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Mrs. Byrd would drive him to school while he did homework, a routine they settled into for the decade it took him to earn the law degree from American University night classes. Mr. Byrd earned a college diploma from Marshall University at the age of 77.

Senator Byrd came from humble beginnings in the southern coalfields, was raised by hard-working West Virginians, and triumphantly rose to the heights of power in America. But he never forgot where he came from nor who he represented, and he never abused that power for his own gain,” said Sen. John D. Rockefeller IV, the West Virginia Democrat who served with Mr. Byrd in the Senate for the last 25 years.

Mr. Byrd said he deeply regretted participating in a filibuster against the 1964 Civil Rights Act and believed joining the Ku Klux Klan when he was 24 in 1942 was his life’s greatest mistake, acknowledging its stain on his legacy.

“It has emerged throughout my life to haunt and embarrass me and has taught me in a very graphic way what one major mistake can do to one’s life, career, and reputation,” Mr. Byrd wrote in his 2005 memoir, “Robert C. Byrd: Child of the Appalachian Coalfields.”

One gauge of his role in the Senate is to look at how many of its rules he wrote or refined, including the so-called Byrd Rule in the budget process, which complicated Democrats’ efforts this year to pass a health care bill.

And as recently as the past few months Mr. Byrd, looking ever more frail, argued to the Senate Rules Committee against undoing the protections the minority party has in the upper chamber, such as the filibuster.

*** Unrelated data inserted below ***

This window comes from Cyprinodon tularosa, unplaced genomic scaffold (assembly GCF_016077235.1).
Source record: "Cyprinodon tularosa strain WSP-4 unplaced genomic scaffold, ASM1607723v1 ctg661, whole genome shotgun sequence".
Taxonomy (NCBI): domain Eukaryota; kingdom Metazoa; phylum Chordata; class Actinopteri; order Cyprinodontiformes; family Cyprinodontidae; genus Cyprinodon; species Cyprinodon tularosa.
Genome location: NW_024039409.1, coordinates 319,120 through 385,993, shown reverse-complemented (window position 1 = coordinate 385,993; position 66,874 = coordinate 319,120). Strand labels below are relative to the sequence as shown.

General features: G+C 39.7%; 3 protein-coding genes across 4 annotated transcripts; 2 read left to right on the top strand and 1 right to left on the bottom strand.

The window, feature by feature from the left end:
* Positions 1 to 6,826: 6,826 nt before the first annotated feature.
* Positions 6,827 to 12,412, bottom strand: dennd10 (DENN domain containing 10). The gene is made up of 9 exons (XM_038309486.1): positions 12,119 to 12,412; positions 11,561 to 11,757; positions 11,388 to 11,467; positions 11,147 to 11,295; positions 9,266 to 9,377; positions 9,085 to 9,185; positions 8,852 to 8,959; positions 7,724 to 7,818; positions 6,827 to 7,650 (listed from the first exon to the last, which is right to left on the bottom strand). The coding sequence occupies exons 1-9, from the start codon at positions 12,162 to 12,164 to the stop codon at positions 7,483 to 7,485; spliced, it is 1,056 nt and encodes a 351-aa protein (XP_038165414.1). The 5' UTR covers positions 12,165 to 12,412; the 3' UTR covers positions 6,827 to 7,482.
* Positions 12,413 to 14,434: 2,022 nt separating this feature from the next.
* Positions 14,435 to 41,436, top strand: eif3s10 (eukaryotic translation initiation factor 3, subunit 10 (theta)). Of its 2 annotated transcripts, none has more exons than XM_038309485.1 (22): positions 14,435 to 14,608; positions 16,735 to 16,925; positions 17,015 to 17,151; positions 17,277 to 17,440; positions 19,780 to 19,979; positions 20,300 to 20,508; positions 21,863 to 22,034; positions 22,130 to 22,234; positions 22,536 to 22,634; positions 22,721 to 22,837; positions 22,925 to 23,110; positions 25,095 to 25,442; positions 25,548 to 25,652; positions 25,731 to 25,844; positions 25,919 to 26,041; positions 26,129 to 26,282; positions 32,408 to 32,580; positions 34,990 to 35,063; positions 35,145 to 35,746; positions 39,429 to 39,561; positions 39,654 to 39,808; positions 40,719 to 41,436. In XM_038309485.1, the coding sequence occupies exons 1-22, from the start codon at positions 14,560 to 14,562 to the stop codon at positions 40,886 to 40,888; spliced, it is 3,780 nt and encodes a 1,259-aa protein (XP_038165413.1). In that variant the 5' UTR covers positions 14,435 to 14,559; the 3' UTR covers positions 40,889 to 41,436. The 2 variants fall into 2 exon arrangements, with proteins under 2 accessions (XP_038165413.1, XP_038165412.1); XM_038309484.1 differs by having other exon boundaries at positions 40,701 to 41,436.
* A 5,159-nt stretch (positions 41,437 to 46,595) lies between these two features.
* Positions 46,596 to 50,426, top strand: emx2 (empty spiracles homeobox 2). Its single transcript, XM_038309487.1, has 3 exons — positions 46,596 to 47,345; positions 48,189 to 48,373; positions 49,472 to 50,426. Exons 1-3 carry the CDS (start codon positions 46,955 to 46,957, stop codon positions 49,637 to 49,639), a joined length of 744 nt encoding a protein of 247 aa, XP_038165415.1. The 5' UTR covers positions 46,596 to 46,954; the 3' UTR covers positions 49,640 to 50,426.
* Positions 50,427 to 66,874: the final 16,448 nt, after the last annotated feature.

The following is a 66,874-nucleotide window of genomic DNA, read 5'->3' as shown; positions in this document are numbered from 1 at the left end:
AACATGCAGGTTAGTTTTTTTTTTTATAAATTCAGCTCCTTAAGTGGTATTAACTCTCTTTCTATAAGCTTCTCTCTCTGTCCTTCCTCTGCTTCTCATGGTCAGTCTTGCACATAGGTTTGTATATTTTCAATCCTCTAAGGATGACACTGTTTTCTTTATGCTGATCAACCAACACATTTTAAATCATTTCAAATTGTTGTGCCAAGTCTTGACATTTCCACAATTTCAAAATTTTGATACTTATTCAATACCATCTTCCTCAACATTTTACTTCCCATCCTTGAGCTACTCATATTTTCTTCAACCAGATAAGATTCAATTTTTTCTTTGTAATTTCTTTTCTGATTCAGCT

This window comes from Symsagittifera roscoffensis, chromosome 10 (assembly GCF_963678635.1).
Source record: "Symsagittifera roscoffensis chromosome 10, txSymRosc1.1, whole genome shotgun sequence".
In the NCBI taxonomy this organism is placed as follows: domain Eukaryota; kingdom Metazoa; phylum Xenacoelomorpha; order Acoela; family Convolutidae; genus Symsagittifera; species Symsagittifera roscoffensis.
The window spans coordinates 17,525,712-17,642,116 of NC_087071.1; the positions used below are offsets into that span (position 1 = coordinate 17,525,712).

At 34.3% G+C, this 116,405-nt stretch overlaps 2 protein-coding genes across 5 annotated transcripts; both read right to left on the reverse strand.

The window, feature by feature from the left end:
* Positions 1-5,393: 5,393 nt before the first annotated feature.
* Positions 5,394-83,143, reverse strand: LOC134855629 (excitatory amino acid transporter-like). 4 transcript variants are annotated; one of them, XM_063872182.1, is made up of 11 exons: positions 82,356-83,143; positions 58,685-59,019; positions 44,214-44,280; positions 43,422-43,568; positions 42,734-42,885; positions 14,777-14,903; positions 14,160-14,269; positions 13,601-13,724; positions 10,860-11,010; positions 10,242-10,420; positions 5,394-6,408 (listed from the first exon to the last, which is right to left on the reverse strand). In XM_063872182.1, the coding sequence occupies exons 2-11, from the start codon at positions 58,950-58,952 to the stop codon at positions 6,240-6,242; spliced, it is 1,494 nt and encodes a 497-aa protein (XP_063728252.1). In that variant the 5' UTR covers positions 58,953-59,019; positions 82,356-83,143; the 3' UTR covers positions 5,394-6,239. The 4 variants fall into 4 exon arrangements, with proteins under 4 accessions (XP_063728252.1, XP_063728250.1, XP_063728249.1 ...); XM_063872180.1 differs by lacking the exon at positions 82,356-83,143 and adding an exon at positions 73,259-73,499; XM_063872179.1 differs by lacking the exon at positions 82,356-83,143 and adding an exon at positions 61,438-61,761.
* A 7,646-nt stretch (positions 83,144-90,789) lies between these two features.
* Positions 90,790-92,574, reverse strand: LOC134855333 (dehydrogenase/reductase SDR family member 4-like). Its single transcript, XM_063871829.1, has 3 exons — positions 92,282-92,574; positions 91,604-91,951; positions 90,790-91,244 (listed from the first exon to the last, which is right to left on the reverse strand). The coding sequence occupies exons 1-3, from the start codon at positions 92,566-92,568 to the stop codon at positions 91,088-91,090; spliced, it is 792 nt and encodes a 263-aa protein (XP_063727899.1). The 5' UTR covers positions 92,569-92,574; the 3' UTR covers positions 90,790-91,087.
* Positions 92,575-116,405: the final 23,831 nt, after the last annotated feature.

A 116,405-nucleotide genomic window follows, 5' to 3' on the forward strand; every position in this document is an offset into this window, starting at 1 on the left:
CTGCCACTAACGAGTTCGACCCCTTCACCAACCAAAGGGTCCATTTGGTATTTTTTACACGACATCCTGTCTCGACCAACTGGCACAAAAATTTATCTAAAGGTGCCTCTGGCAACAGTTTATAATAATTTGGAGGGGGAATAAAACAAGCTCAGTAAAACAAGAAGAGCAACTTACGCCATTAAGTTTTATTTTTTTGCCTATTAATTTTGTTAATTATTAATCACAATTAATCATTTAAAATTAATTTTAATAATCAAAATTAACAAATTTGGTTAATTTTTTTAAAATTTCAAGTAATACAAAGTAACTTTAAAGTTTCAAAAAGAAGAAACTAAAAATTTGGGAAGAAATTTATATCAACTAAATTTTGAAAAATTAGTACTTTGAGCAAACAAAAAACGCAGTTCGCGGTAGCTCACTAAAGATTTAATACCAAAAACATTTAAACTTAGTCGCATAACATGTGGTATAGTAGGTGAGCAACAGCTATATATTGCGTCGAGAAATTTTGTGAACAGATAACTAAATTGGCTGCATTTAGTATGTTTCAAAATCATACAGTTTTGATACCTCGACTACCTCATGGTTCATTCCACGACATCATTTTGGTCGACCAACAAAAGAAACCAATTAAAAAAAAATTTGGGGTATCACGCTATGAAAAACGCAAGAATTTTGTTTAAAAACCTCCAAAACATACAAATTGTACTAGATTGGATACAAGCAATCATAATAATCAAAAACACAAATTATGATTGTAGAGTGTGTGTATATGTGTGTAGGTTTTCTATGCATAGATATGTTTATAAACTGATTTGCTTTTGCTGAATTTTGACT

While some senators with less seniority call for the filibuster rules to be altered, Mr. Byrd said that’s an unwise move.

“I know what it is to be majority leader, and wake up on a Wednesday morning in November, and find yourself a minority leader,” Mr. Byrd told the committee.

That’s exactly what happened in 1980, when President Reagan’s victory ushered in a Republican majority and Mr. Byrd, who was Senate Democrats’ leader, spent the next six years leading them in the minority. He regained the majority leader’s post in 1987, after Democrats recaptured control of the chamber.

And as the longest-serving Democratic senator Mr. Byrd was president pro tem of the Senate for more than 10 years, putting him in the line of presidential succession behind the vice president and the speaker of the House.

His rhetorical skills were legendary, rivaling those of his friend and fellow long-serving senator, Edward M. Kennedy, who passed away last year. He peppered his floor speeches with references to the Roman Senate or classic literature. Thucydides’ “History of the Peloponnedian War” was a favorite source for him.

But often he would also turn his considerable talent toward more gentle subjects, including regularly delivering a speech commemorating Mother’s Day.

“When Senator Byrd speaks, we actually come out of the cloakroom and our offices and listen, enthralled, to the history that he knows, that he quotes from memory,” Sen. Trent Lott said in introducing Mr. Byrd at a lecture in the 1990s. “He has spoken of great historic events and has quoted from the Bible. And yet he has spoken personally, humanly, about the wonders of being a father and a grandfather in such a way that has brought tears to my eyes.”

At one point in 2007 a West Virginia newspaper ran an article that examined his ever-shakier signature as a sign of his deteriorating health.

Mr. Byrd answered in his usual way: he took to the Senate floor and delivered a speech.

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